‘These are absolute lies’ - Anna Soubry in heated row over Brexit plan
- Credit: Archant
The divisions within the Conservative party appeared fully exposed in a television debate between Tory Remain MP Anna Soubry and pro-Brexit MP Robert Buckland.
At one stage Soubry appears to tell the solicitor general that he is talking 'absolute b*llocks' under her breath as he tells her to stop putting 'self-pride first and think about the country'.
The disagreement came on Sky News after Theresa May survived a vote of no confidence tabled by their fellow MPs.
Buckland, who originally backed Remain, said that it was time for 'colleagues to come together' now that there has been a vote on the prime minister. He said MPs must 'move on' and that they had a duty to support Brexit.
He explained: 'We have been elected, Anna, to represent this country. You and I were elected on a platform to deliver Brexit.'
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Soubry, however, was adamant she would still not be able to vote for Theresa May's Brexit plan despite backing Theresa May in the vote of no confidence.
As Buckland argued that a general election would be better than a second referendum, an unconvinced Soubry hit back by saying that 'all of this is rhetoric' and 'lies'.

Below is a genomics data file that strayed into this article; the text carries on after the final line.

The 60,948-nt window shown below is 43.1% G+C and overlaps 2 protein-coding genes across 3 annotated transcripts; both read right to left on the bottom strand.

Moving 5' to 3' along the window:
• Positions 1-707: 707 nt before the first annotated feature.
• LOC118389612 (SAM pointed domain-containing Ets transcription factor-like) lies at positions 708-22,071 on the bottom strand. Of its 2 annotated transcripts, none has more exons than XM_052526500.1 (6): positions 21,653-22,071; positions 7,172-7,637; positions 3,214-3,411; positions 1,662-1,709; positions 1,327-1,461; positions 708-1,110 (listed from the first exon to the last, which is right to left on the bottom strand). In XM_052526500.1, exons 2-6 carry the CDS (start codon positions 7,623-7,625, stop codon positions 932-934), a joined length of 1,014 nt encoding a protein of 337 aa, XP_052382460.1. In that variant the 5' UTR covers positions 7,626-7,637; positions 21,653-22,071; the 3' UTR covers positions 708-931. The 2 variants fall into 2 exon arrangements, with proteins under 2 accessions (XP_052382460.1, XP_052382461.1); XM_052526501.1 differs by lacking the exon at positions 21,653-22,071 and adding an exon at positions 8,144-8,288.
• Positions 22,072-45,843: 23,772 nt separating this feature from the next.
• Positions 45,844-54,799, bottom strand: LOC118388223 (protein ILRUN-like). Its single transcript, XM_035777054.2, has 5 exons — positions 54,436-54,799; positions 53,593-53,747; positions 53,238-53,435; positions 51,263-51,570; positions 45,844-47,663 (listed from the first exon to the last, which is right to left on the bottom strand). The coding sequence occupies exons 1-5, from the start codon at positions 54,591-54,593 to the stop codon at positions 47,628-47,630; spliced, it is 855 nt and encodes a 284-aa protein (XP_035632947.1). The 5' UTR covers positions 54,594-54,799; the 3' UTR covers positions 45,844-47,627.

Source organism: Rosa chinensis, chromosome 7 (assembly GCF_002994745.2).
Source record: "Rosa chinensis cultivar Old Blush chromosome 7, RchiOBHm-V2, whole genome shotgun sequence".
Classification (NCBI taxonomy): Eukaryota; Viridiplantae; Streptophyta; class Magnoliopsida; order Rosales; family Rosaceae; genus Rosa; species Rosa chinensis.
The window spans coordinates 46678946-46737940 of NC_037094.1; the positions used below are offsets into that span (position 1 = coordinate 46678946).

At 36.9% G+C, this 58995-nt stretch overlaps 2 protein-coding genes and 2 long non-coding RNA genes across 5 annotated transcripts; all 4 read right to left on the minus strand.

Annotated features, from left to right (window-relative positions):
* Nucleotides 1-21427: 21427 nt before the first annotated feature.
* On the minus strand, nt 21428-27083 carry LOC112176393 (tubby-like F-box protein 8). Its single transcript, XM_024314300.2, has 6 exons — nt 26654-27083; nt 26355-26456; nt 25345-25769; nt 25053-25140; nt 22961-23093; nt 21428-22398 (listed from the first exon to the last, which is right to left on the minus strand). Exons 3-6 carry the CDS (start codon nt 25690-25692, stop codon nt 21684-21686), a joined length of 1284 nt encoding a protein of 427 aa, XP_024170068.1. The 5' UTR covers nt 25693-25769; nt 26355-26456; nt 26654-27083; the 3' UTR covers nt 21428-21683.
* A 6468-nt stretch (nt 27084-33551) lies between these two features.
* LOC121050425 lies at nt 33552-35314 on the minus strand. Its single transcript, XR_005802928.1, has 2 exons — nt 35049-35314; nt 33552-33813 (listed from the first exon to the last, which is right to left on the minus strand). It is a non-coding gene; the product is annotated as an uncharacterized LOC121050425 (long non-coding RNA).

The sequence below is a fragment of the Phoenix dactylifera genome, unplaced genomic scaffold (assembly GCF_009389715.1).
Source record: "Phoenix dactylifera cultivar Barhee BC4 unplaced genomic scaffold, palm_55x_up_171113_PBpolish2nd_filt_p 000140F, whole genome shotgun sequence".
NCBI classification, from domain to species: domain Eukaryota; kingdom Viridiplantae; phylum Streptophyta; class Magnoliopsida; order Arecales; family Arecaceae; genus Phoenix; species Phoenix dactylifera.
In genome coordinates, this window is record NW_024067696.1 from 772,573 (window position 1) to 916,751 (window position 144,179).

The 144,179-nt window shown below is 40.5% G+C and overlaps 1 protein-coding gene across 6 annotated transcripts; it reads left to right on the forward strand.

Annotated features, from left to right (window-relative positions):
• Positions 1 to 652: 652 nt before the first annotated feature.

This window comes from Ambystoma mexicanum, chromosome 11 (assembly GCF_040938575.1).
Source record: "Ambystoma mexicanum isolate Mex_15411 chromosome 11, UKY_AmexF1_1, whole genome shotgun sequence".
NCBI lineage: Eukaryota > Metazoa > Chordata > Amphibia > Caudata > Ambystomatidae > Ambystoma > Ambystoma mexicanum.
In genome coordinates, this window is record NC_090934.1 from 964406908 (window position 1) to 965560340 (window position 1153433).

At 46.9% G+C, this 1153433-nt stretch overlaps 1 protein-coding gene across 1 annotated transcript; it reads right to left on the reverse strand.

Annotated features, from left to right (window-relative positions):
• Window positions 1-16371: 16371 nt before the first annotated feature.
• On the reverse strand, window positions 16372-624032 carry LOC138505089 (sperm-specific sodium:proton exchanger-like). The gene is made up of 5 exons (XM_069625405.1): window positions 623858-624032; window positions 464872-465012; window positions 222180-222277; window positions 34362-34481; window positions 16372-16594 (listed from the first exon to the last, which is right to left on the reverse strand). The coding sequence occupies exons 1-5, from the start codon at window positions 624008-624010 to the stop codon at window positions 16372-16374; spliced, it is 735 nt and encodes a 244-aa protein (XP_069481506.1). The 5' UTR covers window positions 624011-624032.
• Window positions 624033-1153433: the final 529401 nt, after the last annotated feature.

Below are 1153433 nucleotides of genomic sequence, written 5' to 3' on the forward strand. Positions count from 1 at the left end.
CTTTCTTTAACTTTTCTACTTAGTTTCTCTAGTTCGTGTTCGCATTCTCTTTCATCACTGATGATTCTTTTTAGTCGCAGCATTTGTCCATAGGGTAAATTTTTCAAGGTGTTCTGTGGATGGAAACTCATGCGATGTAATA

Speaking about Theresa May, she said: 'She's not changing. It's more of the trotting out of the lines, the empty rhetoric. It's not going to win, Robert. You have to convince people like me to change the way I am going to vote. These lines will not change it.'
Buckland suggested Soubry was instead the fantasist and was looking for a 'nirvana'.
'This is time for compromise. Not for people taking artificial positions and looking for nirvana. Anna, it doesn't exist. This is the real work. Let's get on with it.'
Remainer Soubry pointed out the Brexiteers do not have Commons support and that they have no Plan B.
Buckland said that their Plan B was the prime minister's plan after it had been renegotiated, before launching an attack on her and pro-EU Conservatives in the party.
He said: 'Let's put ourselves in the position of the British public, they expect politicians who are paid to represent them and work out their differences and stop putting their self-pride first and thinking about the country.
'Let's come together and sort this out. We've done it before we have to do it again on this issue.'
Soubry then mutters something under her breath which sounds like 'absolute b*llocks' before the pair both exchange a look before smiling.
As host Dermot Murnaghan tries to defuse the situation he asks her about the renegotiation, but she repeatedly tells the presenter it is 'for the fairies'
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